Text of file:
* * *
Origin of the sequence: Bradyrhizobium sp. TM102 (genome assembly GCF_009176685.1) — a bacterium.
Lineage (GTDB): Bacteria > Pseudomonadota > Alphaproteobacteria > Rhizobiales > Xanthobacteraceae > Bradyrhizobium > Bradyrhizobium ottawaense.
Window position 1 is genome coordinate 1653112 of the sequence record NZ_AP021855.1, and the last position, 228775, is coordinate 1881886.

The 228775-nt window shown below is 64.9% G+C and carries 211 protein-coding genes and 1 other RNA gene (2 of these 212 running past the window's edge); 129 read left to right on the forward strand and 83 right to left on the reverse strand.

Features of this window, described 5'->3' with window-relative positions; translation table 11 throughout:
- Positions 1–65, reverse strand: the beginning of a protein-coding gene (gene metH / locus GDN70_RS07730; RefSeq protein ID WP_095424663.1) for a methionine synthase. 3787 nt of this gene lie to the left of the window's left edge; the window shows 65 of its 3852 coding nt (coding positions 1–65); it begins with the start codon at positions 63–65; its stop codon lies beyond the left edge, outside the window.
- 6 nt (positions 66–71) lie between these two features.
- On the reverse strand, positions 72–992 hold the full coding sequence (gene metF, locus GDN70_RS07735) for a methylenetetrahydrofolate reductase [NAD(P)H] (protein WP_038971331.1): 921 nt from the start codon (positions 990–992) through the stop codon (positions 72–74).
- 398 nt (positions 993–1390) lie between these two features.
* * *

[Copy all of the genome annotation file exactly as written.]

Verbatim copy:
Origin of the sequence: Bradyrhizobium sp. TM102 (genome assembly GCF_009176685.1) — a bacterium.
Lineage (GTDB): Bacteria > Pseudomonadota > Alphaproteobacteria > Rhizobiales > Xanthobacteraceae > Bradyrhizobium > Bradyrhizobium ottawaense.
Window position 1 is genome coordinate 1653112 of the sequence record NZ_AP021855.1, and the last position, 228775, is coordinate 1881886.

The 228775-nt window shown below is 64.9% G+C and carries 211 protein-coding genes and 1 other RNA gene (2 of these 212 running past the window's edge); 129 read left to right on the forward strand and 83 right to left on the reverse strand.

Features of this window, described 5'->3' with window-relative positions; translation table 11 throughout:
- Positions 1–65, reverse strand: the beginning of a protein-coding gene (gene metH / locus GDN70_RS07730; RefSeq protein ID WP_095424663.1) for a methionine synthase. 3787 nt of this gene lie to the left of the window's left edge; the window shows 65 of its 3852 coding nt (coding positions 1–65); it begins with the start codon at positions 63–65; its stop codon lies beyond the left edge, outside the window.
- 6 nt (positions 66–71) lie between these two features.
- On the reverse strand, positions 72–992 hold the full coding sequence (gene metF, locus GDN70_RS07735) for a methylenetetrahydrofolate reductase [NAD(P)H] (protein WP_038971331.1): 921 nt from the start codon (positions 990–992) through the stop codon (positions 72–74).
- 398 nt (positions 993–1390) lie between these two features.